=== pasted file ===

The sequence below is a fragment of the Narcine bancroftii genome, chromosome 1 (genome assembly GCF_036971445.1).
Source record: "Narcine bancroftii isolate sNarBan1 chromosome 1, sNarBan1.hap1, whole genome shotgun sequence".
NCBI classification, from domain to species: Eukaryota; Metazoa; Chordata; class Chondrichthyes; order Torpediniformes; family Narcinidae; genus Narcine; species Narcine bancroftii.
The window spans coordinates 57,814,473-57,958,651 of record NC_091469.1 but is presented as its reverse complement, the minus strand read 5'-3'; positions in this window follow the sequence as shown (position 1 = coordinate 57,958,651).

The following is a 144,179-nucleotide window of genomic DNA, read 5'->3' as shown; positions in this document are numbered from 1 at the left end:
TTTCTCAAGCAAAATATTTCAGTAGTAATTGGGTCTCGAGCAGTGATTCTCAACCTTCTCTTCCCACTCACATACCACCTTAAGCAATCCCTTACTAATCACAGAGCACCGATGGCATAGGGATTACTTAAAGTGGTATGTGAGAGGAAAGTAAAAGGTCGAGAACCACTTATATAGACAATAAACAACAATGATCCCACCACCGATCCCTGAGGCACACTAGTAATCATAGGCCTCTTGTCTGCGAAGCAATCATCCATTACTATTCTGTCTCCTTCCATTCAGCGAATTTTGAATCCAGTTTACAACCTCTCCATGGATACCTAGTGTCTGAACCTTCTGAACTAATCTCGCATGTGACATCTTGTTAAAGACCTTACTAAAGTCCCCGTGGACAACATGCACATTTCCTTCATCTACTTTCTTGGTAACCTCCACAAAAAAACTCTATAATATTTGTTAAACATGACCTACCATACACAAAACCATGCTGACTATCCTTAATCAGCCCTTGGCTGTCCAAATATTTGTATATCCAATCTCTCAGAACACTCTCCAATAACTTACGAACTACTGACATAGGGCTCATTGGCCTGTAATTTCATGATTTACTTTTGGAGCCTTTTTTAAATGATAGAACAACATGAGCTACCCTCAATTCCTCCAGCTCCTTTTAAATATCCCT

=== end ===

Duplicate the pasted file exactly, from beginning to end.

The sequence below is a fragment of the Narcine bancroftii genome, chromosome 1 (genome assembly GCF_036971445.1).
Source record: "Narcine bancroftii isolate sNarBan1 chromosome 1, sNarBan1.hap1, whole genome shotgun sequence".
NCBI classification, from domain to species: Eukaryota; Metazoa; Chordata; class Chondrichthyes; order Torpediniformes; family Narcinidae; genus Narcine; species Narcine bancroftii.
The window spans coordinates 57,814,473-57,958,651 of record NC_091469.1 but is presented as its reverse complement, the minus strand read 5'-3'; positions in this window follow the sequence as shown (position 1 = coordinate 57,958,651).

The following is a 144,179-nucleotide window of genomic DNA, read 5'->3' as shown; positions in this document are numbered from 1 at the left end:
TTTCTCAAGCAAAATATTTCAGTAGTAATTGGGTCTCGAGCAGTGATTCTCAACCTTCTCTTCCCACTCACATACCACCTTAAGCAATCCCTTACTAATCACAGAGCACCGATGGCATAGGGATTACTTAAAGTGGTATGTGAGAGGAAAGTAAAAGGTCGAGAACCACTTATATAGACAATAAACAACAATGATCCCACCACCGATCCCTGAGGCACACTAGTAATCATAGGCCTCTTGTCTGCGAAGCAATCATCCATTACTATTCTGTCTCCTTCCATTCAGCGAATTTTGAATCCAGTTTACAACCTCTCCATGGATACCTAGTGTCTGAACCTTCTGAACTAATCTCGCATGTGACATCTTGTTAAAGACCTTACTAAAGTCCCCGTGGACAACATGCACATTTCCTTCATCTACTTTCTTGGTAACCTCCACAAAAAAACTCTATAATATTTGTTAAACATGACCTACCATACACAAAACCATGCTGACTATCCTTAATCAGCCCTTGGCTGTCCAAATATTTGTATATCCAATCTCTCAGAACACTCTCCAATAACTTACGAACTACTGACATAGGGCTCATTGGCCTGTAATTTCATGATTTACTTTTGGAGCCTTTTTTAAATGATAGAACAACATGAGCTACCCTCAATTCCTCCAGCTCCTTTTAAATATCCCT